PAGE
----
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the searchers (band members)

October 25, 2020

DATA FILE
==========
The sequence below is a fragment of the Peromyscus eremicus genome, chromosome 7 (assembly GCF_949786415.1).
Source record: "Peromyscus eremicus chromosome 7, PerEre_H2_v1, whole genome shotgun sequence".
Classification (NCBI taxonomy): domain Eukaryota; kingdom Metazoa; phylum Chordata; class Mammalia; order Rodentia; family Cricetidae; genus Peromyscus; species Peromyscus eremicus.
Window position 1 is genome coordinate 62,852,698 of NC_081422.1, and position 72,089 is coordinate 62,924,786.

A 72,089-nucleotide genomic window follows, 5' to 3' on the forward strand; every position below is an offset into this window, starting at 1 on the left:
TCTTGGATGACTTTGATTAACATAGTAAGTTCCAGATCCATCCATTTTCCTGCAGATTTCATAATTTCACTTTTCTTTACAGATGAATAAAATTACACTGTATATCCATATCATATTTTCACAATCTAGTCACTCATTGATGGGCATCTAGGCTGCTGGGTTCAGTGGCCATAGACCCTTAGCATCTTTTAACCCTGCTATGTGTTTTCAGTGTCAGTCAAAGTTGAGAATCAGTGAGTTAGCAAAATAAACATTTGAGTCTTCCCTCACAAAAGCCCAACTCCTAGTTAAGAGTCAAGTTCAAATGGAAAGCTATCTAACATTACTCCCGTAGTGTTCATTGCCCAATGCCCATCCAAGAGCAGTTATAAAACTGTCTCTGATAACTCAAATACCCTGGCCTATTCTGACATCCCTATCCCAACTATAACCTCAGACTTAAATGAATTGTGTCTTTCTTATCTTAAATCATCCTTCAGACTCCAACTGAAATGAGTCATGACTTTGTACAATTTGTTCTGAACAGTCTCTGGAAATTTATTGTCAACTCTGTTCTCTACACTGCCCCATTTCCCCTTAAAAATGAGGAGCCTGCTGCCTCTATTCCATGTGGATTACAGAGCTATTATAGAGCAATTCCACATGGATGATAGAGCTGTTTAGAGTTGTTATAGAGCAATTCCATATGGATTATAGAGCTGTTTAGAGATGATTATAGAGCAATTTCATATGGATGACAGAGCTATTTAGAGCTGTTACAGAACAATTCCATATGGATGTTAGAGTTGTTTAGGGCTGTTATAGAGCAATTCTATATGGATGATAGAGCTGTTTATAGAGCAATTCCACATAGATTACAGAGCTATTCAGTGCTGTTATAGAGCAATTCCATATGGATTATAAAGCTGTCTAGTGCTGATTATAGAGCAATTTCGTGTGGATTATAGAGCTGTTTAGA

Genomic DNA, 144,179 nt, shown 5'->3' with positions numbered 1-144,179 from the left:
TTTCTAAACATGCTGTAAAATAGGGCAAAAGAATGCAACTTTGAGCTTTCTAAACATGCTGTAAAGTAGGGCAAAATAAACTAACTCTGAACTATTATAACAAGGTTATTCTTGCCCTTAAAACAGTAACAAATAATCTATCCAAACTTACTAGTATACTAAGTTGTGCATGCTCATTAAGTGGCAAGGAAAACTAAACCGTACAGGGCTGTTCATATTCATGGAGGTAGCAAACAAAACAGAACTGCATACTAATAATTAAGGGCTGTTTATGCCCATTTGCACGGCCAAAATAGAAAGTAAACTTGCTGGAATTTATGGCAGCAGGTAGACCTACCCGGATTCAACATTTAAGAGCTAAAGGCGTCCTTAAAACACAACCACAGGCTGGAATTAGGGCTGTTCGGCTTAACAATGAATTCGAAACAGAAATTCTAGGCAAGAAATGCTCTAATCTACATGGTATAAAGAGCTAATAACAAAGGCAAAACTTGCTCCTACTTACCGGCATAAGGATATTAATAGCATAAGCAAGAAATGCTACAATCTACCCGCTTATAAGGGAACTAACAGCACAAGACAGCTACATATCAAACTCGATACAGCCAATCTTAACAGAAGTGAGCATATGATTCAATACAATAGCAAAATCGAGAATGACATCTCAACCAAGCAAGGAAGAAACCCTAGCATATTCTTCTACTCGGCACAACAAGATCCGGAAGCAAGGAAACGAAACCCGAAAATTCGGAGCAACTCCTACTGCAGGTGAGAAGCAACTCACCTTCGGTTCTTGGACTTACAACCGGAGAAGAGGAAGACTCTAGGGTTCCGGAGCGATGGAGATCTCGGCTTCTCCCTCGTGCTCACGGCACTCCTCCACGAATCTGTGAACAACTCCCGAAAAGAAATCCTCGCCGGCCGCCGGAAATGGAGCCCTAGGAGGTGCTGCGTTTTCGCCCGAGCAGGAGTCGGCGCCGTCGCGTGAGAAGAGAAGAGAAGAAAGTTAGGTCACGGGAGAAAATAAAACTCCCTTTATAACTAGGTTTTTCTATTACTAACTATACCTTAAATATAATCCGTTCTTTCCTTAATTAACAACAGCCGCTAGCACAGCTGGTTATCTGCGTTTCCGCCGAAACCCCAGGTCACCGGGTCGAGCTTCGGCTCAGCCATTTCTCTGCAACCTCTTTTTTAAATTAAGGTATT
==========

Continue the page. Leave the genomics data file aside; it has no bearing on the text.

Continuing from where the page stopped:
The first single, "Sweets for My Sweet", featuring Tony Jackson as main vocalist supported by Pender and Curtis, shot to number one in the UK in 1963, firmly establishing the band as a major spearhead of the "Merseybeat" boom, just behind The Beatles and alongside Gerry and the Pacemakers. A new version of Last.fm is available, to keep everything running smoothly, please reload the site. The group continued to tour through the 1970s, playing both the expected old hits as well as contemporary songs such as a powering extended live version of Neil Young's "Southern Man". McGarry did not stay long and in 1960 his place was taken by Chris Crummey (26 August 1941 – 28 February 2005), who later changed his name to Chris Curtis. Sandon cut out for a career on his own, with another band called the Remo Four in early 1962. He was replaced by Billy Beck, who changed his name to Johnny Sandon. John McNally: rhythm guitar 3. In 1981, the band signed to PRT Records (formerly Pye, their original label) and began recording an album. http://en.wikipedia.org/wiki/The_Searchers_%28band%29, Creative Commons Attribution-ShareAlike License. The Searchers began casting their net wider for material to cover, in addition to coming up with one original hit, the Curtis/Pender-authored "He's Got No Love." for more info seehttp://en.wikipedia.org/wiki/The_Searchers_%28band%29. [7] With a slightly changed track listing, including the song "Needles and Pins", it hit #22 in the US album charts in June 1964.[8]. This list may not reflect recent changes . [5], The band returned to a residency at the Iron Door Club and it was there that they tape-recorded the sessions that led to a Pye Records recording contract with Tony Hatch as producer. When the other two members lost interst McNally was joined by his guitarist neighbour Mike Prendergast. The group continued to tour through the 1970s and were rewarded in 1979 when Sire Records signed the band to a multi-record deal. Chris Curtis: drums, vocals Feb­ru­ary 1962–July 1964 1. They did however revitalize the group's career. Read Full Biography. Chris Curtis: drums, lead vocals Au­gust 1964–A… Their first album, Meet The Searchers, sung mostly by Jackson and Pender, was released in August 1963 and reached number 2 on the British album charts the next month. Tony West: bass 5. In 1981, the band signed to PRT Records (formerly Pye, their original label) and began recording an album but only one single, "I Don't Want To Be The One" backed with "Hollywood", saw the light of day at that time. As late as 1970, Marble Arch issued an edited version of It's the Searchers, the group's third album, originally released in 1964. While the Beatles quickly outdistanced all comers, the Searchers did, indeed, go to the top of the charts with two of their next three singles, "Needles and Pins" and "Don't Throw Your Love Away." Chris Curtis's choice of Bobby Darin's "When I Get Home", despite a strong band performance, was a relative chart failure by their standards. Kennedy soon left to be replaced by Norman McGarry (born 1 March 1942, Liverpool, Lancashire), and it is this line-up – McNally, Pender (as Prendergast soon became known), Jackson and McGarry – that is usually cited as the original foursome. Members of the British pop group The Searchers. [4], Sandon left the band in late 1961[5] to join The Remo Four in February 1962. The Searchers' immediate competitors included bands such as the Wreckers and the Confederates, both led by Michael Pender (guitar, vocals), and the Martinis, led by Tony Jackson (guitar/vocals). Jackson again took lead vocal, though Curtis later agreed to sing the distinctive high-harmony vocal links between verses. Billy Adamson, the band's drummer from 1970 to 1998, died in France on 11 November 2013, aged 69. Like many similar acts they would do as many as three shows at different venues in one night. The band returned to a residence, at the Iron Door Club and it was there that they tape recorded the sessions that led to a recording contract with Pye Records with Tony Hatch as producer. Chris Curtis, who had songwriting ambitions, left the band in April 1966 and was replaced by the Keith Moon-influenced John Blunt (born John David Blunt, 20 March 1947 in Croydon, London). Although Curtis's involvement in the project was short-lived, Roundabout evolved into Deep Purple the following year. The Searchers were an English Merseybeat group who emerged during the British Invasion of the 1960s along with the Beatles, the Hollies, the Fourmost, the Merseybeats, the Swinging Blue Jeans, and Gerry and the Pacemakers.[1][2]. The rest of the tracks would be released as part of 2004's 40th Anniversary collection. Interestingly, their 12-string guitar sound would become a key ingredient in the success of the Byrds, who even took the riff from "Needles and Pins" and transformed it into the main riff of "Feel a Whole Lot Better.". Mike Pender: lead guitar, lead vocals 4. Fabgear, "Tommy Quickly & The Remo Four", Articles about The Searchers by Roy Clough, https://en.wikipedia.org/w/index.php?title=The_Searchers_(band)&oldid=973443052, Articles needing additional references from July 2020, All articles needing additional references, Wikipedia articles with MusicBrainz identifiers, Wikipedia articles with WORLDCATID identifiers, Creative Commons Attribution-ShareAlike License, John McNally: lead & rhythm guitar, vocals, Mike Pender: lead vocals, lead & rhythm guitar, Mike Pender: lead & rhythm guitar, lead vocals, Spencer James: rhythm guitar, guitar synthesizer, lead vocals, This page was last edited on 17 August 2020, at 07:24. Let us know what you think of the Last.fm website. Mike Pender took the main lead vocal on the next two singles, both of which topped the UK charts: "Needles And Pins" and "Don't Throw Your Love Away", each featuring Chris Curtis on co-lead/high-harmony vocal. Another record, "Sugar and Spice," written by their producer Tony Hatch under the pseudonym Fred Nightingale, stalled at the number two spot. John McNally: rhythm guitar, vocals 3. The first album was quickly revamped following release with a few extra tracks added, one song dropped (a cover of Bob Dylan's "Coming From The Heart"), and a new sleeve, which may have only confused the public.